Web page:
Testing for HIV or hepatitis C infection (or both) is indicated in at-risk populations and the latter may occur more widely than previously appreciated.12 Remissions induced by eradication of asymptomatic Haemophilus pylori infection have been reported in studies from Italy and Japan,13,14 but is not our experience.15 We neither perform the more sensitive breath testing nor treat empirically at presentation, but consider testing in chronic cases and those with gastrointestinal symptoms. Approximately 1% of patients have coexisting immune hemolytic anemia (Evans syndrome) and a smaller percentage have immune neutropenia, which confer a less favorable prognosis. Immunoglobulin levels are measured if there is a history of recurrent infection or allergy, if there is a reaction to IVIG or prior transfusions, or if there is a concern about common variable immunodeficiency or IgA deficiency. Clonality and cytogenetics are assessed as part of the bone marrow evaluation. Disturbances in thyroid function occur with sufficient frequency that we often measure thyroid-stimulating hormone levels if there are complaints of persistent fatigue and prior to splenectomy. We test for antiphospholipid antibodies if there is a history thrombosis, recurrent or second- or third-trimester gestational failure, or a prolonged activated partial thromboplastin time.10,16 Up to 5% to 10% of patients eventually meet criteria for systemic lupus erythematosus or another cause of secondary immune thrombocytopenia.17 Our approach to secondary immune thrombocytopenia, including systemic lupus erythematosus, antiphospholipid syndrome, B-cell malignancies (primarily chronic lymphocytic and large granular leukemias), and HIV infection, among others, has been reviewed elsewhere.4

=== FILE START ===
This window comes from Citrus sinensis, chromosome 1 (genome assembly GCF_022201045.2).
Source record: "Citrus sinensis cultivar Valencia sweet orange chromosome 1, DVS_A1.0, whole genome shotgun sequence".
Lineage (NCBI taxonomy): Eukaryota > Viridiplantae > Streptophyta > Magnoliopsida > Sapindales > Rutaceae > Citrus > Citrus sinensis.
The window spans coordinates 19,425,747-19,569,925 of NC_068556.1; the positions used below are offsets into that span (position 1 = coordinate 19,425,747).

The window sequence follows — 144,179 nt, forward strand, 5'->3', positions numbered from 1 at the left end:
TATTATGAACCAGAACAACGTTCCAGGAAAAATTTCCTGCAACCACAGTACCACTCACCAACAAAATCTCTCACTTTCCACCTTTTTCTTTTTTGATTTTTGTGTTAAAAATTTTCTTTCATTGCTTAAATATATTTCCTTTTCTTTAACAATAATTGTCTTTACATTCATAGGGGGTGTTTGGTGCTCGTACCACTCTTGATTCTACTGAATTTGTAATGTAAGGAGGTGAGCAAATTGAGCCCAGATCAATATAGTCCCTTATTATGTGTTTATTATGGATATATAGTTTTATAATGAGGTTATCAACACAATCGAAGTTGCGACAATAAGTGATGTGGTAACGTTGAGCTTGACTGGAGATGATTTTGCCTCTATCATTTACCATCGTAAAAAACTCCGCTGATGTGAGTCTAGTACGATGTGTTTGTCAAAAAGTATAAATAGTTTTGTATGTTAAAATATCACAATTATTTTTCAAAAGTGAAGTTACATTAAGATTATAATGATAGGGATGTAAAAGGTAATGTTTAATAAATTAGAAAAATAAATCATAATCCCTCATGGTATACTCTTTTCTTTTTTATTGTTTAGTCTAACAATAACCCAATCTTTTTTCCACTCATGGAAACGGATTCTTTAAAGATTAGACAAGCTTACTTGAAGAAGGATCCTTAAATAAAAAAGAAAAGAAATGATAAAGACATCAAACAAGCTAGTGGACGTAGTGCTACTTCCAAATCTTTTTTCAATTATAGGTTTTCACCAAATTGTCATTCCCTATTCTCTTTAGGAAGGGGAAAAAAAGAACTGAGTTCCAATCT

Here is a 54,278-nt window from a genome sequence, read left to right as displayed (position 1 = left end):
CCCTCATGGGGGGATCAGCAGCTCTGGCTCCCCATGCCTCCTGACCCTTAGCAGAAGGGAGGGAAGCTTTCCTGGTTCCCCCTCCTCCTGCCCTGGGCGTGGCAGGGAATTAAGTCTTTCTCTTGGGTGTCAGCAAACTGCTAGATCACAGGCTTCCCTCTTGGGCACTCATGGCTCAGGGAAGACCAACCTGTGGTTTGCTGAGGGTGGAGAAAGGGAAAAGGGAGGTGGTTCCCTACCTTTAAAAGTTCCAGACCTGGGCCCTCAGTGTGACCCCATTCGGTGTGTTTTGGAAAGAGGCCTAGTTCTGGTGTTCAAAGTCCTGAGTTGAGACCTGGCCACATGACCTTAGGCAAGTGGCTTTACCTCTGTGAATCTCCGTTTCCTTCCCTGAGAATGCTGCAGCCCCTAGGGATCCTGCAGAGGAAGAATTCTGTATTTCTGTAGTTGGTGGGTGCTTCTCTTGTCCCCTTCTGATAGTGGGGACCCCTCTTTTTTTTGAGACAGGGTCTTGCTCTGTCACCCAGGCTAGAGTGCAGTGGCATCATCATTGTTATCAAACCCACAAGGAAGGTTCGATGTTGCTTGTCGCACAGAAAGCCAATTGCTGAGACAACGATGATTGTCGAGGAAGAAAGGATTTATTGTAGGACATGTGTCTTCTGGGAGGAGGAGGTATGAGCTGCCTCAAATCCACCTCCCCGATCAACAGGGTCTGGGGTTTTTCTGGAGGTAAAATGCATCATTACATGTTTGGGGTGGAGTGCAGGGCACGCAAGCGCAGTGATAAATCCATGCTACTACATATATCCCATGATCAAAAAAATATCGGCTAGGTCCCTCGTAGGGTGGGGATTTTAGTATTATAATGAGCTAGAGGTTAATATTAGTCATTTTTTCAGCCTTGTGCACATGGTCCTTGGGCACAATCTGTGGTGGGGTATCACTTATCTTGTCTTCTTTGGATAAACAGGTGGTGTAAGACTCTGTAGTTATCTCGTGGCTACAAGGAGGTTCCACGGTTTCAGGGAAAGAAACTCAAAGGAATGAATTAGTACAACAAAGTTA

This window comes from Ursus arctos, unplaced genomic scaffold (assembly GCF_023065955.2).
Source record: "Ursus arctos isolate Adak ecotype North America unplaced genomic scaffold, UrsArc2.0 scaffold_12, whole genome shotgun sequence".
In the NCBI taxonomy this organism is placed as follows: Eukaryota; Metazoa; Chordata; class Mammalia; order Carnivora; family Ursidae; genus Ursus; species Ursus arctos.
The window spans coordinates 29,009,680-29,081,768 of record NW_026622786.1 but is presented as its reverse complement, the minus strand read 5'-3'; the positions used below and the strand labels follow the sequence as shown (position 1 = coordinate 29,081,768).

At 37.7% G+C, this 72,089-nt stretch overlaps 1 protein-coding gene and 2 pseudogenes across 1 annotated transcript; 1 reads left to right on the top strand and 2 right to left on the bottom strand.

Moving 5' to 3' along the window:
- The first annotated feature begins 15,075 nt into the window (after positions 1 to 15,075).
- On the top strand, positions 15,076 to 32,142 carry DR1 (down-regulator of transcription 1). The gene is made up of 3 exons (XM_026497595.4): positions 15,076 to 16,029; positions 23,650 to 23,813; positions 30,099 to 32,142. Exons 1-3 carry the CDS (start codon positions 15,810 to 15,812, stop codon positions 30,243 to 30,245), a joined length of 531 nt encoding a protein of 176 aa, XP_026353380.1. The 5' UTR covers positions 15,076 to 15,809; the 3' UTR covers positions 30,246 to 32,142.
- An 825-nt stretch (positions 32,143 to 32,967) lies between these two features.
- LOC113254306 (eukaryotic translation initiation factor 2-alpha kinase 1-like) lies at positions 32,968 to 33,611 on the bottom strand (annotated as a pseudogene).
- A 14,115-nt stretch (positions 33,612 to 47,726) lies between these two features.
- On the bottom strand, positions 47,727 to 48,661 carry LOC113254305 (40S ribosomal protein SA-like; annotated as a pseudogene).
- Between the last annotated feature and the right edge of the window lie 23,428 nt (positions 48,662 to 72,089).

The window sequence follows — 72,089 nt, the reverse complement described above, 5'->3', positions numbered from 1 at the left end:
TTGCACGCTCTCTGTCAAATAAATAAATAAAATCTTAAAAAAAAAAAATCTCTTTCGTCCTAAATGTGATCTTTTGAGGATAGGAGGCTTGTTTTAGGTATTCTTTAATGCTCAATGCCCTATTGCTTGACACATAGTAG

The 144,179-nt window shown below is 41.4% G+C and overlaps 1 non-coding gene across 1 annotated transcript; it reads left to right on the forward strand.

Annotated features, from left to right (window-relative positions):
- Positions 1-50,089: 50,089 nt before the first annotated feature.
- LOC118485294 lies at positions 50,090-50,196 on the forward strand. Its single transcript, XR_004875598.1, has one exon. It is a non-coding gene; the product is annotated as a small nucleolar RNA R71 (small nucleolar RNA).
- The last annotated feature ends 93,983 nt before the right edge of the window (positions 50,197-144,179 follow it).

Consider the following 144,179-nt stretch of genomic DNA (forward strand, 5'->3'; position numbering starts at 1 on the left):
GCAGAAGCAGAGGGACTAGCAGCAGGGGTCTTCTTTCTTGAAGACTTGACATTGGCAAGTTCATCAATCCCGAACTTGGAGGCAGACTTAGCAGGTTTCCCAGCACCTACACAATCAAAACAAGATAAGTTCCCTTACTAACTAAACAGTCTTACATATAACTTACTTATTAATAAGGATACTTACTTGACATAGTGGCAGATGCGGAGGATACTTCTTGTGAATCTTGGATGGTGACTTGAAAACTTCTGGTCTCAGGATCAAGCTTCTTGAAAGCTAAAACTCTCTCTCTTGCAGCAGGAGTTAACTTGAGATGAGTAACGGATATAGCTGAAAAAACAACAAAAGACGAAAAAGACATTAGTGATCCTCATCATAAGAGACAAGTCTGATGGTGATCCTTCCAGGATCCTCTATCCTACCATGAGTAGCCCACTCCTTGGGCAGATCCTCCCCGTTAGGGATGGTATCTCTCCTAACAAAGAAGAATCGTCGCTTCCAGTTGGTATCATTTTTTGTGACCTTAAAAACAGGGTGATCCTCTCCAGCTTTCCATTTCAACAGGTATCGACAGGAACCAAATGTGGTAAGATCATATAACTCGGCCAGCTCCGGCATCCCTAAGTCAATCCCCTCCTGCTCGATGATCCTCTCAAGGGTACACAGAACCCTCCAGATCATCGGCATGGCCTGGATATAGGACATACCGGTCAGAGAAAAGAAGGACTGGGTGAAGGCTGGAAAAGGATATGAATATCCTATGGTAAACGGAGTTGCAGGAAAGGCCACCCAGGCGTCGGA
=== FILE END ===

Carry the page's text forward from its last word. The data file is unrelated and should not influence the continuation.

We do not rely on measuring antiplatelet antibodies to make or exclude a diagnosis of ITP. Although some argue that current methods to detect platelet antigen-specific antibodies are now sufficiently specific to affirm the diagnosis, antibodies have also been detected in 10% to 20% of patients with certain causes of “nonimmune” thrombocytopenias (eg, chronic liver disease, MDS), the populations in which testing would be most helpful. These assays lack sufficient sensitivity to exclude a diagnosis of ITP18-20 and interlaboratory reproducibility is inadequate.21

Who we treat

What is a hemostatic platelet count? Is the platelet count a reasonable surrogate marker for the risk of serious bleeding? In a recent 10-year study of 310 patients in whom treatment was generally used only at platelet counts less than 30 000 × 109/L, only one hemorrhagic death occurred.22 In a meta-analysis of 17 studies, the age-adjusted risk of fatal hemorrhage at platelet counts persistently less than 30 000 × 109/L was estimated to be 0.4%, 1.2%, and 13% per patient per year for those younger than 40, 40 to 60, and older than 60 years of age, respectively. Predicted 5-year mortality ranged from 2.2% to 47.8%.23 Similar mortality rates have been reported by others depending on duration of follow-up.24-26 Major bleeding, including spontaneous intracerebral hemorrhage (ICH), occurs predominantly in patients with platelet counts less than 20 000 × 109/L, generally less than 10 000 × 109/L.24,27 Thus, a compelling case can be made to treat patients with platelet counts below 20 000 × 109/L. Some experts would apply this reasoning to recommendations for splenectomy,28 although we use a higher threshold (see “Splenectomy”).